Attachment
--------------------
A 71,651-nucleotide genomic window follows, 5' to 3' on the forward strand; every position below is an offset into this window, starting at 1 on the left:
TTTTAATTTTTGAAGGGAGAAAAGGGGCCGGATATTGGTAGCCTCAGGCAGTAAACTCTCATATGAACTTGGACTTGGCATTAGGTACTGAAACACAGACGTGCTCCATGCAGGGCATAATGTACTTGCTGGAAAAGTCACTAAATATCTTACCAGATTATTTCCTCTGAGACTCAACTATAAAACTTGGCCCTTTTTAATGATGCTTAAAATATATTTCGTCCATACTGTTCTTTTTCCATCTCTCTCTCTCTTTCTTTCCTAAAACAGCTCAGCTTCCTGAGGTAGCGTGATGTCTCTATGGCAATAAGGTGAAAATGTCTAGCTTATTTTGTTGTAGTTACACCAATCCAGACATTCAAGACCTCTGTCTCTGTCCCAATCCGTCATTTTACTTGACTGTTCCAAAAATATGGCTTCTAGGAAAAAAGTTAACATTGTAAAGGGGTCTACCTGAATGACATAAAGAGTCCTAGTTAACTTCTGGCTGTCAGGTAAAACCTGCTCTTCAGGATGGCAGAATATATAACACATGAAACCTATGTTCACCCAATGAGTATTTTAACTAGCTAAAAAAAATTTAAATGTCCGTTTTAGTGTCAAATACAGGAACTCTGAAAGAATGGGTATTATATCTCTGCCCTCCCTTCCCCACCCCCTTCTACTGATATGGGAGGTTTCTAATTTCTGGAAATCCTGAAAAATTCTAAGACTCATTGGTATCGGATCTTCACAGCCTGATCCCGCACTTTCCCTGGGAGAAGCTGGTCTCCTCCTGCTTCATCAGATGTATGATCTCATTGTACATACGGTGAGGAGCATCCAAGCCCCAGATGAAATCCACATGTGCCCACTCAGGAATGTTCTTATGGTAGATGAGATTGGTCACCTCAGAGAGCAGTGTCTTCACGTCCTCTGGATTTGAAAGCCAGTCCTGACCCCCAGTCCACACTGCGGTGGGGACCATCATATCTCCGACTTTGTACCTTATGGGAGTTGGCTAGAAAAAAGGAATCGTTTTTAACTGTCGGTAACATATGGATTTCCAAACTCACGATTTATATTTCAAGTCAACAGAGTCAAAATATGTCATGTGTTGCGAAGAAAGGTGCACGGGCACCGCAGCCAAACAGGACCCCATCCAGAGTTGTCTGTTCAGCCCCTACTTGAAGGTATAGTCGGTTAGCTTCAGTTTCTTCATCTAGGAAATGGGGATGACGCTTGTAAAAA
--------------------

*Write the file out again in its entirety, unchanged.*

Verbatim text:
A 71,651-nucleotide genomic window follows, 5' to 3' on the forward strand; every position below is an offset into this window, starting at 1 on the left:
TTTTAATTTTTGAAGGGAGAAAAGGGGCCGGATATTGGTAGCCTCAGGCAGTAAACTCTCATATGAACTTGGACTTGGCATTAGGTACTGAAACACAGACGTGCTCCATGCAGGGCATAATGTACTTGCTGGAAAAGTCACTAAATATCTTACCAGATTATTTCCTCTGAGACTCAACTATAAAACTTGGCCCTTTTTAATGATGCTTAAAATATATTTCGTCCATACTGTTCTTTTTCCATCTCTCTCTCTCTTTCTTTCCTAAAACAGCTCAGCTTCCTGAGGTAGCGTGATGTCTCTATGGCAATAAGGTGAAAATGTCTAGCTTATTTTGTTGTAGTTACACCAATCCAGACATTCAAGACCTCTGTCTCTGTCCCAATCCGTCATTTTACTTGACTGTTCCAAAAATATGGCTTCTAGGAAAAAAGTTAACATTGTAAAGGGGTCTACCTGAATGACATAAAGAGTCCTAGTTAACTTCTGGCTGTCAGGTAAAACCTGCTCTTCAGGATGGCAGAATATATAACACATGAAACCTATGTTCACCCAATGAGTATTTTAACTAGCTAAAAAAAATTTAAATGTCCGTTTTAGTGTCAAATACAGGAACTCTGAAAGAATGGGTATTATATCTCTGCCCTCCCTTCCCCACCCCCTTCTACTGATATGGGAGGTTTCTAATTTCTGGAAATCCTGAAAAATTCTAAGACTCATTGGTATCGGATCTTCACAGCCTGATCCCGCACTTTCCCTGGGAGAAGCTGGTCTCCTCCTGCTTCATCAGATGTATGATCTCATTGTACATACGGTGAGGAGCATCCAAGCCCCAGATGAAATCCACATGTGCCCACTCAGGAATGTTCTTATGGTAGATGAGATTGGTCACCTCAGAGAGCAGTGTCTTCACGTCCTCTGGATTTGAAAGCCAGTCCTGACCCCCAGTCCACACTGCGGTGGGGACCATCATATCTCCGACTTTGTACCTTATGGGAGTTGGCTAGAAAAAAGGAATCGTTTTTAACTGTCGGTAACATATGGATTTCCAAACTCACGATTTATATTTCAAGTCAACAGAGTCAAAATATGTCATGTGTTGCGAAGAAAGGTGCACGGGCACCGCAGCCAAACAGGACCCCATCCAGAGTTGTCTGTTCAGCCCCTACTTGAAGGTATAGTCGGTTAGCTTCAGTTTCTTCATCTAGGAAATGGGGATGACGCTTGTAAAAA